“Number of years you will have lived in Canada from ages 18 to 65” will not accept any values in Safari browser

  16. Michael Barkley on September 14, 2019 at 4:17 pm

    Another error under YOU column If you enter more than $700 in the CPP income field you get an error message that sates “maximum value is $700”. That must be fore OAS not CPP

  17. bryan in BC on September 14, 2019 at 5:07 pm

    I tried the calculator in the latest version of Chrome on my win 8.1 laptop. Ended up in wait mode for results after hitting “Next” after all my data entry was done; message was “Waiting for enhancement4.uat.morneaushepell.com…”

    Other notes:
    1. CPP – neither wifey nor I are collecting and we’ve both passed age 65; entered expected amount as a percentage of max. as per Service Canada on our 65th birthdays.
    2. OAS – again, neither of us are yet collecting. Entered $0. We both expect full OAS when we get it, plus that 0.6%/month bump past age 65.
    3. I have an RDSP and receive annual income from it; as a workaround, I entered the value of my RDSP with my TFSA amount (n.b. RDSP does get some taxation on withdrawal).
    4. Wifey has a DB pension. I assumed I was to enter GROSS amount of her pension and not the net amount.
    5. Although I am no longer working, I do receive Dividends from my corporation, and will do so for a number of years yet. The web page asked for ’employment income’, which is a different animal than dividends.
    6. Continuing TFSA contributions are limited by the number of years expected to work … In our case, I fully expect that we’ll be able to contribute for many years yet, although neither of us now works.

    I look forward to the fixes!

    bryan in BC

  18. Mary Mackenzie on September 14, 2019 at 5:09 pm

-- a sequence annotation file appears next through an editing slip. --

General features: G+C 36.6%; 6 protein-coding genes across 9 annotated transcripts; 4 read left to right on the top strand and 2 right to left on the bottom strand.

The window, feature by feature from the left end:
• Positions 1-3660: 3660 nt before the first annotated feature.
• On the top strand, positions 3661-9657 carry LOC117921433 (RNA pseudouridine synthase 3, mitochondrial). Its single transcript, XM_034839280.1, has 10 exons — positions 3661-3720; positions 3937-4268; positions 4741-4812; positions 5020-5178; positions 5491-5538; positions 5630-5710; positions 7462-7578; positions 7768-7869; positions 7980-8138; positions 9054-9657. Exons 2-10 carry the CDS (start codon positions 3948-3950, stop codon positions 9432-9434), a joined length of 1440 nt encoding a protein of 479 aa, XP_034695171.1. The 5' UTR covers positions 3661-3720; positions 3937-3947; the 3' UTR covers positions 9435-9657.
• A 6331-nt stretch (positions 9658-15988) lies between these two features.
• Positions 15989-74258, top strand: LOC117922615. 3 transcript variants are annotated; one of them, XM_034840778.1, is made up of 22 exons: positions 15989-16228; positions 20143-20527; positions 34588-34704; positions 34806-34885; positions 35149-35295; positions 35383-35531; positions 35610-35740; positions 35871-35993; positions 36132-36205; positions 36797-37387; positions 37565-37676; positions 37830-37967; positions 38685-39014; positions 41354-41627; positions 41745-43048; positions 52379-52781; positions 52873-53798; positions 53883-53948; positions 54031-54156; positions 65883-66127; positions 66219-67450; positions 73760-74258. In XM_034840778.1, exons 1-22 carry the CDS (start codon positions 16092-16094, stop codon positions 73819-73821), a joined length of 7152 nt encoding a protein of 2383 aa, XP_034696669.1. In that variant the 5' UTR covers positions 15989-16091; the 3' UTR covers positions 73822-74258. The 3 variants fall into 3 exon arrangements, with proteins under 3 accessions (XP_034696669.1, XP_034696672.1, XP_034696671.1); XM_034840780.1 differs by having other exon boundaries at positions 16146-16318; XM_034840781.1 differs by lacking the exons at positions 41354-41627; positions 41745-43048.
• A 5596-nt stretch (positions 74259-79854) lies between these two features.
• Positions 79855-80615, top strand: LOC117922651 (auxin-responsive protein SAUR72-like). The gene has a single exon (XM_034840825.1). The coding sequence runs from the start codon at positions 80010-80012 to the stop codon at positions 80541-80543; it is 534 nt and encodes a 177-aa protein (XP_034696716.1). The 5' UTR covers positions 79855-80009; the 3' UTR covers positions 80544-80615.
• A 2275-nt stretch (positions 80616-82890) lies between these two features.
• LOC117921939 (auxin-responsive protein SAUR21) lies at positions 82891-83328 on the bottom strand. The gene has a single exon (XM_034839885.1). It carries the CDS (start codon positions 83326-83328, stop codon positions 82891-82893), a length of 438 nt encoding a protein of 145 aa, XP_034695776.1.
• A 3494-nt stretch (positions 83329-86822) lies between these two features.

Much like many, I was only able to get to step 8, where, after a few minutes, I got a message stating “page unresponding”. I tried it a few ways, since my spouse and I have some investment rental properties and there wasn’t a way to add more than one property. I had also added an additional windfall. I tried it as a single person and just haved the key numbers, and still could not get results. I used a MS surface, and I am over 50 years.

  19. JohnF. on September 14, 2019 at 5:20 pm

    I entered all the date and came to the 3 result pages only to wait and wait and wait some more. The promised pages never came up, waited for 20 minutes.
    Could be the connection, but not likely considering the comments.
    However, will try again tomorrow.

    Something else that doesn’t work for me Robb, is to get my free ticket to the Canadian Financial Summit.
    This I tried several times as well over several days. The only thing I can get to work is the “Full pass”. When I click on the free ticket link it just puts me back on the same page, nothing changes.

  20. LH on September 14, 2019 at 6:14 pm

    Calculator very glitchy for me too – used Firefox and Chrome.

  21. gwt on September 14, 2019 at 7:20 pm

    No results after 5 minutes.
    Slow to save entries before allowing next one.
    Is pension income gross or net after tax?

  22. Matthew on September 14, 2019 at 9:23 pm

    Tired of seeing Ben Felix self-promotion screen caps here…seriously.

  23. fbgcai on September 15, 2019 at 8:56 am

    Died on second page – back to the drawing board – laptop win10 chrome
    maybe testing BEFORE releasing to the wild is good idea?
    puts a diggling doubt as to validity if basic functionality cannot be achieved – what else is broken/wrong?